I think it isn’t the tool that decides how it is used. This is especially so with the iPad.
David Sparks has written a book about the iPad being used in work situations. Dave Caolo has written a book about the iPad and business productivity. Patrick Rhone wrote the draft manuscript of enough – the book, that is – in iOS. Stephen Hackett neatly displayed his minimal writing setup that consisted of an iPad and an old-school keyboard.
I discovered Matt Siegel’s tweet on my iPad. I’m writing this post about said tweet on my iPad.
We could argue that there are such a wide variety of apps for so many uses on the iPad that procrastination on the device is a result of the sheer amount of apps being fiddled with by its users. But I don’t think that’s the argument here. I think that Siegel is saying that the iPad is used for consumption more than anything else (as many others have said before him), and that through that consumption the users wind up procrastinating.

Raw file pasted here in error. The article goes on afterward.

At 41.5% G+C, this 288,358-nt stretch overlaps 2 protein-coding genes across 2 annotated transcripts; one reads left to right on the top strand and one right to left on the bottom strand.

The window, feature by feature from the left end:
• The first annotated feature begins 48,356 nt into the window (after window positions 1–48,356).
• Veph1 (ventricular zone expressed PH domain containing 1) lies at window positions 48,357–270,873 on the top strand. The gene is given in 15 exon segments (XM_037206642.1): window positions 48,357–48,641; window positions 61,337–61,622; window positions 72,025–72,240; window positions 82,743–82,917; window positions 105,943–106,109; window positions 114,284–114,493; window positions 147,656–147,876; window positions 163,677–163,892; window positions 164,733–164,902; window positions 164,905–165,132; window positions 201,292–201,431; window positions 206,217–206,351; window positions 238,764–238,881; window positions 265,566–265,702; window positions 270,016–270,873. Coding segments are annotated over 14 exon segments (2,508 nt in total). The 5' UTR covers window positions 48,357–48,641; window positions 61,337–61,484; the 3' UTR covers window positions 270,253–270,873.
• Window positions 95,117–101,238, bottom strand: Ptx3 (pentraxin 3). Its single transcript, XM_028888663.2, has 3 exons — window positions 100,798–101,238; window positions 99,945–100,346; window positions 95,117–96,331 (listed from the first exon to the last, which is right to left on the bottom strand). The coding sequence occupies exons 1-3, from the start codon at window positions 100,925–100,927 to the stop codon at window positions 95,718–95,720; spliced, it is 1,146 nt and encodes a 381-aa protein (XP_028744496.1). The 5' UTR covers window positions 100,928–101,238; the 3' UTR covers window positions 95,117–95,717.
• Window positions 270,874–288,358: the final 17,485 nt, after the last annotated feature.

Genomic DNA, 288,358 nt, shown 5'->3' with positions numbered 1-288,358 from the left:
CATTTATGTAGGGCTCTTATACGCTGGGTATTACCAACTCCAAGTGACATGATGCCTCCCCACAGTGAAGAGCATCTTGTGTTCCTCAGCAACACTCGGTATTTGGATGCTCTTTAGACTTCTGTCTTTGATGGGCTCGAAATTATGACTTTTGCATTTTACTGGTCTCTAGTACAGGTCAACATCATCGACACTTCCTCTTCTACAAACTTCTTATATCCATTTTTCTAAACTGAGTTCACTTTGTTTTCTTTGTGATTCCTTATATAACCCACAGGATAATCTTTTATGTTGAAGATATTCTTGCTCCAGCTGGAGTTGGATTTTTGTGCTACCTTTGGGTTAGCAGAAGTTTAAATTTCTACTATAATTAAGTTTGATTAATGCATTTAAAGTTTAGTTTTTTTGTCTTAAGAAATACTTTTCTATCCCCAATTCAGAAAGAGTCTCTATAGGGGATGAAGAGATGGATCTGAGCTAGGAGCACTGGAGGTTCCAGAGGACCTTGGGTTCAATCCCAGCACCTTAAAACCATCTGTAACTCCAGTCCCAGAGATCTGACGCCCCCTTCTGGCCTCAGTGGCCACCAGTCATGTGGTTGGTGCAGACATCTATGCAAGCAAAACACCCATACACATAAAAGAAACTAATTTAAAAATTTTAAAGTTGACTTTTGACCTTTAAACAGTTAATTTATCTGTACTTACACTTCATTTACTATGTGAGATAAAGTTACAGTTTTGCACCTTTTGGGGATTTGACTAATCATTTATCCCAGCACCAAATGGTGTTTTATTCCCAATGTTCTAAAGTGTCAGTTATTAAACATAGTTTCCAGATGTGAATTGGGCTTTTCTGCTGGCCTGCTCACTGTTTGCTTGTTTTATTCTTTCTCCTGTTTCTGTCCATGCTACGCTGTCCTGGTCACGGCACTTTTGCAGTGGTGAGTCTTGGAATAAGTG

No matter the argument, the device is not the culprit. It is designed to act as (or replace) any number of the following (and more):
- A word processor
- A day planner
- A television
- A gaming platform
- A book
- A telephone
- A diary
- A calculator
- A newspaper
- A magazine
- A weather vane
- A telegraph
- A camera
- …and more.
I don’t use my iPad as all of those things. I use it as some of those things some of the time, and I actually don’t use it as some of things ever.1
Siegler is neither wrong or right about the iPad, because it is all dependent on whose hands the device is in. Its use is subjective.
And that is the best part about the iPad: It is made by Apple, but defined by its users.
1A camera, for one. Because I still have the original iPad.